The new technologies are only the means, tools that enable banks to attain their objectives. The traditional banking model needs a complete re-think in terms of its operational model – the way new offerings are brought to market. There is definitely a capability issue: what can a bank do with the legacy systems and procedures it has in place, plus the new technologies available today? So the first step is to adapt the legacy systems so as to become more agile. Only then will the bank be able to build something using the latest available technologies. These will enable the bank to create new services, enabling us to rival the kind of experience that startups are offering. The last key point, in my view, is that banks need to change the way they design their products and services.
What do you mean by "change the way they design their products and services"?
A VALUE PROPOSITION suited to each customer's need
An offering, a product, isn't just the sum of different ways of doing things that you put alongside each other. In my view the right approach is based on knowledge of the customer, which enables you to offer the service s/he needs just when s/he needs it without having to ask him or her directly what she needs. I also believe in a highly segmented product approach. It seems ridiculous to me for a 25-year-old user to be using exactly the same mobile app and the same services as a customer aged 50, just as it seems equally ridiculous that someone working as a freelance should have the same app on his device as an employee of a French Top-40 firm or the boss of a startup or SME. So should a bank therefore develop 25 different applications or just one that can be adjusted? I can't answer that question. But what is certain is that nowadays, every month, every year, new neobanks will show up and begin targeting such-and-such a market segment with a particular value proposition that fully meets customer needs. But we're still seeing products coming to market that are aimed at everyone right across the board.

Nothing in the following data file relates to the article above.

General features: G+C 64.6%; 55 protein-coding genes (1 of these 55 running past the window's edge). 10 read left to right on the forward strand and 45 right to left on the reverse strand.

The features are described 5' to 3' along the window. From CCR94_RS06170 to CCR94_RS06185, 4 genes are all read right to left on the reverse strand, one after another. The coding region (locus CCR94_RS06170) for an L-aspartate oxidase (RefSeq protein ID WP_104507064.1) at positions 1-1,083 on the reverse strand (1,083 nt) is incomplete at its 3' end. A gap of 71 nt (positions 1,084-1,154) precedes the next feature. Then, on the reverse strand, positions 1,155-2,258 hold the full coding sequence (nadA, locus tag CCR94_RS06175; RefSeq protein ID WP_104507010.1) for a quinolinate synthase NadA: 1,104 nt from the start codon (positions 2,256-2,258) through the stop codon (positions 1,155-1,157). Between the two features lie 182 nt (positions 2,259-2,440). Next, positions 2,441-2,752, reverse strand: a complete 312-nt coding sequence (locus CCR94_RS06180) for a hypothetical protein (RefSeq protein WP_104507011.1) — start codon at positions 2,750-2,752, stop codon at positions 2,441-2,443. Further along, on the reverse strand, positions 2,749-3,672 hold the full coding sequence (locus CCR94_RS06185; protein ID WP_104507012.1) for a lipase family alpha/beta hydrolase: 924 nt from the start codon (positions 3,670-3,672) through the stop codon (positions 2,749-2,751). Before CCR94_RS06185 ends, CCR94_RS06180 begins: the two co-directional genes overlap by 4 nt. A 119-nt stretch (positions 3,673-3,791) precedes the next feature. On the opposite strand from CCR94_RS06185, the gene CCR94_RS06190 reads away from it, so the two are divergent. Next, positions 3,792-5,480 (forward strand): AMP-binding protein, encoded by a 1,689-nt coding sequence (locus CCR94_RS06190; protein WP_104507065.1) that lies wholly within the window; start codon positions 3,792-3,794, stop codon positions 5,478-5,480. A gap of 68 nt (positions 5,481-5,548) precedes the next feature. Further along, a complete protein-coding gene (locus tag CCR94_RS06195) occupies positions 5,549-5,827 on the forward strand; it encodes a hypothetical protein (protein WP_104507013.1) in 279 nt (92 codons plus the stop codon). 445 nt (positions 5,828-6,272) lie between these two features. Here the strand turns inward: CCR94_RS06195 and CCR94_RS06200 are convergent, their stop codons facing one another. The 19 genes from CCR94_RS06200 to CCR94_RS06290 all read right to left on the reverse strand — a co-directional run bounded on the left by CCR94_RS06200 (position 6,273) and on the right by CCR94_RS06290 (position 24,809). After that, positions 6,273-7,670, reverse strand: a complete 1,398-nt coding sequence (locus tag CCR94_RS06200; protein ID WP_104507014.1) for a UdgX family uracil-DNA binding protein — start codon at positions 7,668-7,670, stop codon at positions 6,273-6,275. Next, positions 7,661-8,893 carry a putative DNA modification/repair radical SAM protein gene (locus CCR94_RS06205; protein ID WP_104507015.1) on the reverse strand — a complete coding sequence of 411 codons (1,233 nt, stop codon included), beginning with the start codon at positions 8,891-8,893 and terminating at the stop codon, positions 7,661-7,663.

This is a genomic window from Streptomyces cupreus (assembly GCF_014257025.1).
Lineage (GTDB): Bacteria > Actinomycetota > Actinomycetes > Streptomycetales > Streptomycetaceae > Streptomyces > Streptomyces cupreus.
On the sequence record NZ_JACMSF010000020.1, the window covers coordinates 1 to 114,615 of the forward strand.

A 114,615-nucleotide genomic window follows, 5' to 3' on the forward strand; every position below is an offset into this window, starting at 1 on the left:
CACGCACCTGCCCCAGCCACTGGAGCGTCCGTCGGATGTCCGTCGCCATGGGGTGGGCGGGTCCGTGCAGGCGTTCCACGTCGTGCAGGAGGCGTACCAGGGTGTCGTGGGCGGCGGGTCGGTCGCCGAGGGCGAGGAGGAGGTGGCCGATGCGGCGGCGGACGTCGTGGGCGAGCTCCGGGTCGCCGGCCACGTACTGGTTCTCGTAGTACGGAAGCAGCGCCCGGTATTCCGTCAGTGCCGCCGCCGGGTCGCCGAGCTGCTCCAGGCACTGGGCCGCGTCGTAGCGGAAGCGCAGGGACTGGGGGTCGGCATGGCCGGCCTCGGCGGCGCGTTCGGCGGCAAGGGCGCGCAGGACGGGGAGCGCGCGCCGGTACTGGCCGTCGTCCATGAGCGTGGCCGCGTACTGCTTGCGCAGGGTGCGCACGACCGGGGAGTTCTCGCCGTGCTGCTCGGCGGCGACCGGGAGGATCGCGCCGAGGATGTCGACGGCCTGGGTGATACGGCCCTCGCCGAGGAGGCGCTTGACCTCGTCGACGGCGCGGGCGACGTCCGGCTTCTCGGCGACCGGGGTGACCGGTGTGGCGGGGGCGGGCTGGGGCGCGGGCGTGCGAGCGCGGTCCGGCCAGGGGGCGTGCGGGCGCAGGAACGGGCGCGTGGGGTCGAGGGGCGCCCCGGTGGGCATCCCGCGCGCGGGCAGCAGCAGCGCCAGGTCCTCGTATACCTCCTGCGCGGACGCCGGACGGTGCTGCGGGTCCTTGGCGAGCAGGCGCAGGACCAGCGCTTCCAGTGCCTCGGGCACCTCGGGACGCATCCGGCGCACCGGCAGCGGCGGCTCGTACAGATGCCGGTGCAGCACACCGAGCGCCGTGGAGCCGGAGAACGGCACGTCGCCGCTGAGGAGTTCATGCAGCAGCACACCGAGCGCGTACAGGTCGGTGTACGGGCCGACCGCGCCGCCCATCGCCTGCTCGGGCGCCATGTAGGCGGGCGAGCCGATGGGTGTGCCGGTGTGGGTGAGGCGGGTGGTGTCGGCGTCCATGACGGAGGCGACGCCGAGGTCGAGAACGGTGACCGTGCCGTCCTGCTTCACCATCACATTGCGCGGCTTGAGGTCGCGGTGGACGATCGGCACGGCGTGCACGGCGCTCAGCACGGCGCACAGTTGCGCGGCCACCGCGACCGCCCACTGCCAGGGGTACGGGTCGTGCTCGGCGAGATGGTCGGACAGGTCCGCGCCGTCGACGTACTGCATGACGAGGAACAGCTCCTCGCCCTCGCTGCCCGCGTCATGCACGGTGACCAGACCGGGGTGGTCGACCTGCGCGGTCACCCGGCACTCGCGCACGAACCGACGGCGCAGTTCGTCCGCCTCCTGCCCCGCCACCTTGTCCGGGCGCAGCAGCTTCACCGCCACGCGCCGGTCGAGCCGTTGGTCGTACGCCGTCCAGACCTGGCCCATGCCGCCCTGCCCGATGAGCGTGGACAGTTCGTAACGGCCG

So what balance can be found between a digital experience and human handholding?
As far as I'm concerned, the right model is the power of a traditional bank in terms of its ability to offer complex products that are technically difficult to deliver, coupled with a digital experience. As far as company targeting is concerned, there'll always be a need for an advisor. Nowadays there's a wide variety of banking offerings and everyone has several bank accounts. I obtain a loan here, deposit my cash-flow there, etc. If we want to bring all our clients' uses of the bank under one umbrella, we need to become the favorite bank of the CEO or the CFO. To get to be their favorite bank, it's all about creating loyalty, and the customer advisor has a very important role to play there. We should see him or her as a coach, someone who handholds customers, a real advisor in the primary sense of the word. On a wider front, I think that a modern bank basically has to be technologically advanced. There are real operational optimisation issues to be addressed and I think that those who come out on top will be the ones who have really grappled with these issues and developed high-performance operational models that are ten times more competitive that their rivals. There are two reasons why: firstly, because they'll be able to respond better and faster to their customers; and secondly, because they'll be able to attract and retain the most talented staff. Nowadays no-one wants to work in a place that’s lagging behind in terms of technology.